Jewish World Review May 31, 2001 / 9 Sivan, 5761
I, for one, would have expected the Lakers and the Knicks to merge before the controversial former O.J. Simpson defense attorney and the equally controversial former independent counsel of Monica Lewinsky fame would see eye-to-eye.
Yet, there they were, smiling and calling each other "Ken" and "Johnnie" and arguing side by side recently at the District of Columbia Superior Court in defense of three activists charged in a Good Friday protest at the Sudanese Embassy.
The protesters, who chained themselves to the embassy, also made up an unusual coalition. They were the Rev. Walter E. Fauntroy, a former D.C. congressional delegate and aide to Martin Luther King Jr.; Michael J. Horowitz, a former adviser to President Reagan and Joe "The Black Eagle" Madison, a radio talk-show host who has crusaded against Sudan's slavery practices.
So, it turns out, has Starr. When the former solicitor general under the elder George Bush was asked to help defend the Good Friday protesters, he did not have to be briefed on the issue they were protesting, he told me in a telephone interview. He's been working with such issues for years.
He already had met with Sudanese refugees, including one whose freedom from slavery had been purchased by anti-slavery activists. Groups like the Boston-based American Anti-Slavery Group (www.iAbolish.com) and the Swiss-based Christian Solidarity International (www.csi-int.ch) have organized thousands of such "redemptions" of slaves, mostly Christians and animists, captured in the Muslim nation's southern region as living spoils of war.
This is the Ken Starr few people know. Among other church and civic activities, he's a board member of Advocates International, "a small, quiet human rights organization working for religious freedom around the world."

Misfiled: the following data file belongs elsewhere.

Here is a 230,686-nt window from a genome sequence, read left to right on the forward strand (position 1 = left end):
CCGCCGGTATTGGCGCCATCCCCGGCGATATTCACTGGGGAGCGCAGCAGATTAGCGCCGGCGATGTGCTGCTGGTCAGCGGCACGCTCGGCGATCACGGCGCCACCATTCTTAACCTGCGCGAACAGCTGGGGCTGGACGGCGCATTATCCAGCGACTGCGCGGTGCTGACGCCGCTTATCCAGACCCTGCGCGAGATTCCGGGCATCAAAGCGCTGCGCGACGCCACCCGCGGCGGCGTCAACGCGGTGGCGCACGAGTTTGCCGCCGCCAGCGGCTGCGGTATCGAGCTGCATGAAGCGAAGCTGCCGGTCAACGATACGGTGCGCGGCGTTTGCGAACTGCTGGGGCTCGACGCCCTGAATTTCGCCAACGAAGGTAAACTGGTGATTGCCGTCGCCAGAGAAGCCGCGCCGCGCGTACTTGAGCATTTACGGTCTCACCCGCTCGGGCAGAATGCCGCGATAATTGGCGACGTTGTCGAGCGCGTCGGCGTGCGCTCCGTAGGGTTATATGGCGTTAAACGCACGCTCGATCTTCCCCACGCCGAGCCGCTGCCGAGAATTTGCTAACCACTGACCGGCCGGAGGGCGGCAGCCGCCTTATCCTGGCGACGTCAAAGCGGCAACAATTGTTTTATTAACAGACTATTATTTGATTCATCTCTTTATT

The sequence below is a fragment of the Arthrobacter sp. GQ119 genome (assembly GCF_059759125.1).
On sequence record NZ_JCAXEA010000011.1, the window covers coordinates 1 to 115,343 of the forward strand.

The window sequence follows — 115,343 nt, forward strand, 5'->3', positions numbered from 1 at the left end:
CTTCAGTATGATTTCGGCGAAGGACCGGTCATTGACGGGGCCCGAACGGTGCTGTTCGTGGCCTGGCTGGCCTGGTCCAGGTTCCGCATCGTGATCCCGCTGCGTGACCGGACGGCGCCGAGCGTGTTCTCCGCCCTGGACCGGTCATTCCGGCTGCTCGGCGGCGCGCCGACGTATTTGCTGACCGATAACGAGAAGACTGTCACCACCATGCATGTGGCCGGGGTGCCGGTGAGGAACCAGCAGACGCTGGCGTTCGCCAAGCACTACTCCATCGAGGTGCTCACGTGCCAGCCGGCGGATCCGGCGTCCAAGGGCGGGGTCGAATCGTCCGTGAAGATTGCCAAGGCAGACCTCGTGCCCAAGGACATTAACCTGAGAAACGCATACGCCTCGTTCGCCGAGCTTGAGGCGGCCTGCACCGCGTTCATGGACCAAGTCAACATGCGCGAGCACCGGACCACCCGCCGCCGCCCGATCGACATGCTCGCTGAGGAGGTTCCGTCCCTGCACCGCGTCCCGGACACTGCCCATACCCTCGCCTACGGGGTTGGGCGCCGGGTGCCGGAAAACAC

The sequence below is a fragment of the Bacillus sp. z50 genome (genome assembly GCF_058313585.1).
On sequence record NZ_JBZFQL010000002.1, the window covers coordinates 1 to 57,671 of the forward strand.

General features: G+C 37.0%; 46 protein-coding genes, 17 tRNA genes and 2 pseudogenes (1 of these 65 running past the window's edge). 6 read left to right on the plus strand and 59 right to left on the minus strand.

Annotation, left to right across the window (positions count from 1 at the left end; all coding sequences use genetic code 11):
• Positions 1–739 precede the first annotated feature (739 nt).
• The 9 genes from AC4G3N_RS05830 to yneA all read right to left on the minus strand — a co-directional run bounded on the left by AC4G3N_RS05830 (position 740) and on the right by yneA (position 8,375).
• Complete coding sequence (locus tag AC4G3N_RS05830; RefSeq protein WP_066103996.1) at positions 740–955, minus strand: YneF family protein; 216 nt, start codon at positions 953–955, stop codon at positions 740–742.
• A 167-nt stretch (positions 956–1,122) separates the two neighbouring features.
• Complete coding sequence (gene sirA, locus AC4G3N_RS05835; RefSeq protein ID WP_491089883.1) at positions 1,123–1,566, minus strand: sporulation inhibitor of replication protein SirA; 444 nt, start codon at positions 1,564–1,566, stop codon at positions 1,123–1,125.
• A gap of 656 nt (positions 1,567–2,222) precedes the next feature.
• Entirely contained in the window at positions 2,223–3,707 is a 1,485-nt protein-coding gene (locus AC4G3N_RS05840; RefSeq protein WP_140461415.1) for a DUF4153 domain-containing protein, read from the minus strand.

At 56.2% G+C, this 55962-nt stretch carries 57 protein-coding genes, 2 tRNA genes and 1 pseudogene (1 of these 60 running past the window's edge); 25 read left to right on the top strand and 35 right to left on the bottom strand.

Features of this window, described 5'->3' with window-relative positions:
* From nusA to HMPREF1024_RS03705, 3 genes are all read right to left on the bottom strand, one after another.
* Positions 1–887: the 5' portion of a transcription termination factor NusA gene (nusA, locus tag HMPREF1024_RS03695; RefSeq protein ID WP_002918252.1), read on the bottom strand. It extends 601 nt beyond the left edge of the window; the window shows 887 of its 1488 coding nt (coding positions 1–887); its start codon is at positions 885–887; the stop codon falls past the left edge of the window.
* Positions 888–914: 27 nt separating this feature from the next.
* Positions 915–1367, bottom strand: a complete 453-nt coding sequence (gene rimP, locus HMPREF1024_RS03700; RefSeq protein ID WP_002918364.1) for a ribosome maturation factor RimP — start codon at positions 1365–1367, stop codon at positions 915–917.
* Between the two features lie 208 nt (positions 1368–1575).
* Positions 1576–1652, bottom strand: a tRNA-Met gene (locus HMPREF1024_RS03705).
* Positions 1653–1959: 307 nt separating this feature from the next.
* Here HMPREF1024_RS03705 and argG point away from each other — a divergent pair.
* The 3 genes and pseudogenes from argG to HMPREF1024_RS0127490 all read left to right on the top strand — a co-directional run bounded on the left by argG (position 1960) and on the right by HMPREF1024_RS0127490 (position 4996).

If Starr feels any misgivings about working with Cochran, who is loved and hated in generous amounts after his racially charged defense of Simpson, Starr wasn't showing it. On the contrary, he said cheerfully, "I feel very privileged to be involved with Johnnie and the rest of the defense, trying to bring attention to this issue. I am profoundly troubled and grieved by what has gone on in Africa, particularly in the Sudan."
As for the reaction from his fellow conservatives, Starr chuckled and said, "I have yet to hear a discouraging word."
On this issue, at least, I assured him that he would not hear any discouraging words from me, either.
In a post-Cold War era that too often defines foreign relations in terms of our national security, it is refreshing, at the very least, to hear someone speak a few good words in favor of humanitarian interests.
During the Cold War, Africa and the rest of the underdeveloped world provided a giant chessboard on which the superpowers played their pet dictatorships and rebellions like so many pawns.
Now that the Cold War is over, Secretary of State Colin Powell has written candidly about the "emotional pull" he feels about Africa. Yet, despite his personal fondness for the region, he faces a tough task persuading other Americans of all descents that the United States' security is linked closely to Africa's future.
Even so, there are very real reasons why that argument can and must be made. Rich in natural resources and desperately poor in per capita income, Africa and its problems are too big to be ignored. The plague of AIDS, for example, already is weakening enough immune systems in Africa to cause an unexpected resurgence of such diseases as malaria, cholera, tuberculosis, Lassa fever, meningitis and even sleeping sickness, which was thought to be virtually extinct.
In today's global village, diseases and other problems can spill out from Africa into adjoining continents and the world economy with unsettling speed. We who are fortunate enough to live in the developed world cannot quarantine the African continent or any other region. We need to find ways to support sensible development and oppose corruption. We need to help developing countries become stable and self-sufficient as partners with us, not as neo-colonial puppets.
That's not an easy task. The mixed reaction Powell received during parts of his Africa trip, particularly the hecklers he faced at a South African university, show that the United States has many fences to mend in Africa after years of neglect. Still, we must make the effort. As that stellar Starr-Cochran team might say, Africa's future is too important to be left to lawyers, even the humanitarian
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